The Bears fell short in the quarter-finals, but they were the form team in the North Group, accruing 11 wins from 14, including seven straight to close. Memories of the heart-breaking loss to Essex will linger, but the Australian international is keen for the squad to remember the collective campaign.

“You shouldn’t define your whole season on one quarter-final loss,” added Maxwell. “I know how hard it was for the players who wanted to be a part of Finals Day and the experience that entails.

“I thought the way we played that game – we had no right to take it to the last over and get close – but we did and showed great fight throughout the second innings. It gave us a sniff and we almost sneaked it at the end. It just shows that this group is heading in the right direction and it will turn if they keep doing the same things next year. It’s a brutal game when you can play well all season and the team who sneaks fourth knocks you over in one game, but there are still plenty of positives.

“Hats off to Davo for the job he did in Mo’s absence. He was outstanding. I’ve played with him at Lancashire, but to see how much he’s grown, not only as a player but as a leader, was impressive to see. The way he galvanised the group and got them up and about for every game was really impressive. You’ve only got to look at some of the games which seemed unwinnable like Notts at 7/4 in the first over and we were able to chase that down with the belief we’ve got in the changing room. That’s something that will hold the club in good stead going forward.”

Whilst that fixture may have seemed to be Maxwell’s last, the right-hander had other ideas. With Danny Briggs injured and Jacob Bethell unable to bowl with a stress fracture, an experienced spinner to complement Yates was needed.

Step forward ‘Maxi’, with seven Tests under his belt, 78 wickets and a batting average just shy of 40.

“To be out there for Rob Yates’ first century as a White Bear was pretty special,” said Maxwell, who was also capped before the Kent fixture. “I know how much that capping meant to him, so for his first innings to be a big double hundred meant a lot to me. To see him take that white ball form into the red ball game was super impressive.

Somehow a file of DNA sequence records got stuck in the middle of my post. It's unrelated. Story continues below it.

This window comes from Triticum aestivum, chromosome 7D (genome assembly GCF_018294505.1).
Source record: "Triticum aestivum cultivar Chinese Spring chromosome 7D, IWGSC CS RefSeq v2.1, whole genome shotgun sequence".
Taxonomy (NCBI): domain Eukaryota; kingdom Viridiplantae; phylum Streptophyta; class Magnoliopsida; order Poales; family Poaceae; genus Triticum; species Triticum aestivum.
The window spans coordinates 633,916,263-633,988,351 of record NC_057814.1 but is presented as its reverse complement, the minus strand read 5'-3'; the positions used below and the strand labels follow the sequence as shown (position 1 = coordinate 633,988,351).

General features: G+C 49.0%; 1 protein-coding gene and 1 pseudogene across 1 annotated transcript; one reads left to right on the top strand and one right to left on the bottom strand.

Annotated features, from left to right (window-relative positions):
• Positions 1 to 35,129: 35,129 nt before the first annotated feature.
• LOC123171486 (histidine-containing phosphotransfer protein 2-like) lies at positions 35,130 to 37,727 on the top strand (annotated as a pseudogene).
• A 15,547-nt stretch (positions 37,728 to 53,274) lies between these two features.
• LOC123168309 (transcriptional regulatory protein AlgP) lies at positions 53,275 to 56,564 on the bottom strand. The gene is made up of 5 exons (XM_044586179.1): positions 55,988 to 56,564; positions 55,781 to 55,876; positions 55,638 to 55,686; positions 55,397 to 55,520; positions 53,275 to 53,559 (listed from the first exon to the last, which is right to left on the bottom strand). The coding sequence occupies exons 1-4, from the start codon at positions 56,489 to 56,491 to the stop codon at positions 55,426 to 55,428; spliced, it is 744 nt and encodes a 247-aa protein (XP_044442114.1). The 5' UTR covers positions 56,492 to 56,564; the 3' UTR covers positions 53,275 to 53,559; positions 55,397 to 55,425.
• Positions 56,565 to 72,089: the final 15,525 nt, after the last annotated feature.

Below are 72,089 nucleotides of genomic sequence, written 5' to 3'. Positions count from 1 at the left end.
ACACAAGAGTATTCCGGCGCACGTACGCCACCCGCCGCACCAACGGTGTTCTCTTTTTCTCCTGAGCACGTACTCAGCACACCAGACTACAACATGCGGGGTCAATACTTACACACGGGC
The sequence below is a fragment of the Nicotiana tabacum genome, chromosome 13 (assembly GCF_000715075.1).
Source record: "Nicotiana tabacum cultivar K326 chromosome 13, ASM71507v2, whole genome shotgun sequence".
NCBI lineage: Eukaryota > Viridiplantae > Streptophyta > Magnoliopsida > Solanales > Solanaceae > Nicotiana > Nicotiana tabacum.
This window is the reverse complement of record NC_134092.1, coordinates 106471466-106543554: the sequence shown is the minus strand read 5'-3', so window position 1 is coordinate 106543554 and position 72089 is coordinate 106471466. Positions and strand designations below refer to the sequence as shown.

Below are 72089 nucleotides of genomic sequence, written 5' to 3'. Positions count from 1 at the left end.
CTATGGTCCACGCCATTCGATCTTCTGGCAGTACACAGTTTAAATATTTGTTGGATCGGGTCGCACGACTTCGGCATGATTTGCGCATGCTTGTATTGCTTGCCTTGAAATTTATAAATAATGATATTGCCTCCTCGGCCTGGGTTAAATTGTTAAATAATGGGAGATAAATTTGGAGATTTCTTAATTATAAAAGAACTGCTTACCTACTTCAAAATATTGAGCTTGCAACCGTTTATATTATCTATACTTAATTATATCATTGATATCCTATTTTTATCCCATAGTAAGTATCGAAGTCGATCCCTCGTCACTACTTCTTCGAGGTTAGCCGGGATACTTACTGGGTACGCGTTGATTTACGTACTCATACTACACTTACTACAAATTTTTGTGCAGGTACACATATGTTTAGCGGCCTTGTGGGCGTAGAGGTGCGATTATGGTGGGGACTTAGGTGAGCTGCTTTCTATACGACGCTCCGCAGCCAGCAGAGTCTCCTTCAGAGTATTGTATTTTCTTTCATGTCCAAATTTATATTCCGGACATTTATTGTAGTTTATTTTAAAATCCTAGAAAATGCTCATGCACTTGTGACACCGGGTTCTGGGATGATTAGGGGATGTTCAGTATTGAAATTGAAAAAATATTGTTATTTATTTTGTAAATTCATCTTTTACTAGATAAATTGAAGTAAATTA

“The red ball group is slightly different to the white ball one, but I thoroughly enjoyed the week. I’m glad I went down there with the guys. I called Robbo to tell him I was available, but I think if my body had held up better at the start of the T20 tournament I could have played a little earlier.

“As soon as we got knocked out, and knowing I had another week here, it felt like a no-brainer especially as I’ve now got six weeks to recover and get better. If I wasn’t playing I’d probably have been around them as a coach or something. I’m very grateful to be a part of a three-day win that gets us higher up the ladder.”

For Maxwell, the future is Australia and the 50-over Men’s World Cup in October. For the Bears, it’s the LV= Insurance County Championship where they sit second and the Metro Bank One Day Cup.

But could the two reconvene next year?

“I would come back in a heartbeat,” concluded Maxwell. “Whether the Club would have me I don’t know. The next time I’m available I’ll be 36 so it all depends on timing and what the club needs from an overseas as that’s the key thing.

“I’ve had lots of chats with the leaders of this group about potentially coming back but it may be in another role as a freelance/assistant coach. Who knows. I’d like to.”

Additional tickets released for first three days of West Indies Test

A small number of tickets have been released for the first three days of our Men’s Test against West Indies this summer (26-30 Juy).

Tickets are limited for these day and are expected to sell quickly. Early Bird tickets for Day Four are still available if purchased before midnight on 31 March.